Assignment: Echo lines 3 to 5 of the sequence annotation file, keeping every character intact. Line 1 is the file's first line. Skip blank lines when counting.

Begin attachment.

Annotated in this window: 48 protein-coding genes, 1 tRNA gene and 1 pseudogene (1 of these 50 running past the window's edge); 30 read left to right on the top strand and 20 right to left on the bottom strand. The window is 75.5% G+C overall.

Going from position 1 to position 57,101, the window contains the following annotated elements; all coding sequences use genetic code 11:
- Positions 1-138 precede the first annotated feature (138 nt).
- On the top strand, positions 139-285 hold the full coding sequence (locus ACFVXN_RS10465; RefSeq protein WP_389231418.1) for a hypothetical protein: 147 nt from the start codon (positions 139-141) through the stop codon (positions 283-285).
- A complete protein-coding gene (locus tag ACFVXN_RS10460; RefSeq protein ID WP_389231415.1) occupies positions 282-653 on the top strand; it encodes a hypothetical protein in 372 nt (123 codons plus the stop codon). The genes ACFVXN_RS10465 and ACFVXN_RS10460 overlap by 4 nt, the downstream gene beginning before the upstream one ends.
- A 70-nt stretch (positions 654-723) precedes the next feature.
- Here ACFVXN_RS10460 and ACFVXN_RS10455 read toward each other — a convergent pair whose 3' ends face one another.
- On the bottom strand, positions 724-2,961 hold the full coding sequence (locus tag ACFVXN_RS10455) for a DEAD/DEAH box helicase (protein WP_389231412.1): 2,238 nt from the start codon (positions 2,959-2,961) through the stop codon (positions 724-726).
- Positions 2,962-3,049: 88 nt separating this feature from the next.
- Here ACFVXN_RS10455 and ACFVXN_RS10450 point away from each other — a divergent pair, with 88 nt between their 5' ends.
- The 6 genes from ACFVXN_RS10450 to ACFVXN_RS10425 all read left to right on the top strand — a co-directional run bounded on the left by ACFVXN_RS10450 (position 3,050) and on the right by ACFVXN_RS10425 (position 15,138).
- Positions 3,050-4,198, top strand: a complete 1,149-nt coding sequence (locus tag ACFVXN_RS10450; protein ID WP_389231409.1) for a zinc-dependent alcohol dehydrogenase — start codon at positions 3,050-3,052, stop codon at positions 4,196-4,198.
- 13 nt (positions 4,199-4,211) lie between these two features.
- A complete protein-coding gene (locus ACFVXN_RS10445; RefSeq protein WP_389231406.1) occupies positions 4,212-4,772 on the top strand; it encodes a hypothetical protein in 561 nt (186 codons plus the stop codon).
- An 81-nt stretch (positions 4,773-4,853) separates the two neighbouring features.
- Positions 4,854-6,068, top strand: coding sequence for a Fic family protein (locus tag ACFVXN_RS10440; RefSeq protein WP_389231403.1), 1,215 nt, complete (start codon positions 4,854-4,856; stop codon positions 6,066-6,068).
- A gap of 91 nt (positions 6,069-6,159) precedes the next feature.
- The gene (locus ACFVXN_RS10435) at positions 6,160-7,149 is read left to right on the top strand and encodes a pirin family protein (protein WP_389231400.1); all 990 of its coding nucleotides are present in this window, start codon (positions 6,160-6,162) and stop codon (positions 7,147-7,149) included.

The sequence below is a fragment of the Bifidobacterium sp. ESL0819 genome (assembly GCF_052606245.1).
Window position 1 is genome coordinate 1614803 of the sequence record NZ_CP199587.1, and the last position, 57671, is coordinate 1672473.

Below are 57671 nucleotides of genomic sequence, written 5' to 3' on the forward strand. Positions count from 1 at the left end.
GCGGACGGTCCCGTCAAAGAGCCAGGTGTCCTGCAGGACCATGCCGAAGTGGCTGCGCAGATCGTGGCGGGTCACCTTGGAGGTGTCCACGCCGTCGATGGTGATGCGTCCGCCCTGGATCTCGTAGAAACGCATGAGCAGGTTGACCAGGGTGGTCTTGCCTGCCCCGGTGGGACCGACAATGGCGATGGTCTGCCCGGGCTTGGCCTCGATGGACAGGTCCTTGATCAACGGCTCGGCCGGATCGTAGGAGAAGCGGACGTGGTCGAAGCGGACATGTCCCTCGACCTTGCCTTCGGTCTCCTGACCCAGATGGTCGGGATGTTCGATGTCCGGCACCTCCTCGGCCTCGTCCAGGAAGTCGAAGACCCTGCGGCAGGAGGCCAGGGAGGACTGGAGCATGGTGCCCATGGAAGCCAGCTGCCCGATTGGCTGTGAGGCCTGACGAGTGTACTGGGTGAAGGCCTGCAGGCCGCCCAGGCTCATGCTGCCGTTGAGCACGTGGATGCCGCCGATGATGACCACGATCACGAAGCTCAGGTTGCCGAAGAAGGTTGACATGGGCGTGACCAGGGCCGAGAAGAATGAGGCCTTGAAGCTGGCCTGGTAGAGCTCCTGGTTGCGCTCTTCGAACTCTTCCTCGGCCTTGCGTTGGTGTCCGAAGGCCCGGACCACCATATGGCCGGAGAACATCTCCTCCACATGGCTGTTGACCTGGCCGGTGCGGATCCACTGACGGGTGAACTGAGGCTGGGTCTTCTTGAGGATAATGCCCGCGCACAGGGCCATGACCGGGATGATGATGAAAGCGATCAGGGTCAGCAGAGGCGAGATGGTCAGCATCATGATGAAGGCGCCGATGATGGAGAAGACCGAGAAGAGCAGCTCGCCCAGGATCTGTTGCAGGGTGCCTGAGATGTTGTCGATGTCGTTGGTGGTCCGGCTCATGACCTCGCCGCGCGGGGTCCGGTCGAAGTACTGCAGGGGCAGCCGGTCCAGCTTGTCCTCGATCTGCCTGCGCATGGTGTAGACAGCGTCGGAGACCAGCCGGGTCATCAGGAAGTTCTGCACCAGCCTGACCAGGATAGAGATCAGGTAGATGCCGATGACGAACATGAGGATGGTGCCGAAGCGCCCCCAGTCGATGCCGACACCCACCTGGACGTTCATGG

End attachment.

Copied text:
- Positions 1-138 precede the first annotated feature (138 nt).
- On the top strand, positions 139-285 hold the full coding sequence (locus ACFVXN_RS10465; RefSeq protein WP_389231418.1) for a hypothetical protein: 147 nt from the start codon (positions 139-141) through the stop codon (positions 283-285).
- A complete protein-coding gene (locus tag ACFVXN_RS10460; RefSeq protein ID WP_389231415.1) occupies positions 282-653 on the top strand; it encodes a hypothetical protein in 372 nt (123 codons plus the stop codon). The genes ACFVXN_RS10465 and ACFVXN_RS10460 overlap by 4 nt, the downstream gene beginning before the upstream one ends.